NHS bosses’ decision to decommission the prescription of stop smoking aids ‘discriminate’ against smokers, a charity has said.
In a new report Less Help to Quit, the British Lung Foundation (BLF) found that there was a 75% drop in the number of stop smoking aids prescribed by GPs and pharmacists in England between 2005/06 and 2016/17.
There are large regional variations, which the charity argued are due to CCGs ‘prioritising saving money over saving lives’.
BLF director of policy Alison Cook said ‘decommissioning the prescribing of stop smoking aids will only achieve short-term savings’.
She continued: ‘Worryingly, it will shore up a greater burden on the NHS in the long run in terms of hospital admissions and the impact on already stretched A&E services. The decisions are foolhardy and must be reversed.’
According to guidance from the National Institute for Health and Care Excellence, all smokers should have access to specialist services where they can get support based on their needs and preferences.
Figures breakdown per country, according to the BLF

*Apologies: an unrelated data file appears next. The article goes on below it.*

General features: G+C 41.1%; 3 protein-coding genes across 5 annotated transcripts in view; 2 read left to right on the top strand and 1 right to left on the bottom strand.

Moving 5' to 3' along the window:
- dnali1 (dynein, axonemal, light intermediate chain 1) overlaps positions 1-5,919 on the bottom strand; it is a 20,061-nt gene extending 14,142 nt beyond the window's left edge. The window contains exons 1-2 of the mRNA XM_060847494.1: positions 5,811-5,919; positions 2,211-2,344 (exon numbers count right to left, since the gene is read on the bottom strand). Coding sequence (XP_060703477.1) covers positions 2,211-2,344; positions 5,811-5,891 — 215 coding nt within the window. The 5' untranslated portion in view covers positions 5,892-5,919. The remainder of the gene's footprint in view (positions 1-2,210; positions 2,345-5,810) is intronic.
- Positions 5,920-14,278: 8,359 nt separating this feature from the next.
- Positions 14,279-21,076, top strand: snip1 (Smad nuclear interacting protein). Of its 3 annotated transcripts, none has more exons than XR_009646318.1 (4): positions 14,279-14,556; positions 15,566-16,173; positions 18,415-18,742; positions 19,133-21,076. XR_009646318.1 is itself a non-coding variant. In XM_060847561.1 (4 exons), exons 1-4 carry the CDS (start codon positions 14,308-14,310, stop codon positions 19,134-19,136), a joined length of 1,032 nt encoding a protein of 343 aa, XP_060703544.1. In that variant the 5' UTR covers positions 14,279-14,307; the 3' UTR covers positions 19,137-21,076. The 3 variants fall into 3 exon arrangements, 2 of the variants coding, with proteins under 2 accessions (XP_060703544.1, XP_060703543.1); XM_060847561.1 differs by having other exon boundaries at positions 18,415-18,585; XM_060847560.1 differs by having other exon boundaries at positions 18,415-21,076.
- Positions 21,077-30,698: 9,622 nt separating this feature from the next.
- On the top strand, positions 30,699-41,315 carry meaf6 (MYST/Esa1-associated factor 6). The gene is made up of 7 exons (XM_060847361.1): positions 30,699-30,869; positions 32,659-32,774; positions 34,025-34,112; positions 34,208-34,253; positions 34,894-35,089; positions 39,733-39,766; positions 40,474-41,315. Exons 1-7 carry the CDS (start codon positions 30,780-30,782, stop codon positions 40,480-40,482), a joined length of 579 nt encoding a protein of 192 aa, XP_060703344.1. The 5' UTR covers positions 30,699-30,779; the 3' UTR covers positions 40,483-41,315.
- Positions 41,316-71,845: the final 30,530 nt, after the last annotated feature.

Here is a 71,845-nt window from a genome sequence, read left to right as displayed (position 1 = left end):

- England: 75% decline in the number of stop smoking aids dispensed in 2016/17 compared to 2005/6
- Scotland: 40% drop in stop smoking aids prescribed between 2012/13 and 2014/15
- Wales: the number of all stop smoking products dispensed in 2016/17 fell to a third of what was dispensed in 2007/08.
Ms Cook argued that cost pressures in local authorities, due to cuts from the Government, are the ‘main reason these vital services are vanishing’.
According to the National Audit Office, government funding for local authorities has dropped by 49% since 2010/11.
Earlier this month, Local Government Association‘s community wellbeing board chairman Councillor Izzi Seccombe said: ‘Councils remain committed to helping smokers quit, however this is made all the more difficult by the Government’s reductions to the public health budget, which councils use to fund stop smoking services.’
In January, the Government announced that public health funding will be cut by £170m between 2018/19 and 2020/21. Meanwhile, councils will receive £16bn between 2016 and 2021 – ‘to provide vital services for their local population including smoking cessation services’ – as part of its tobacco control strategy.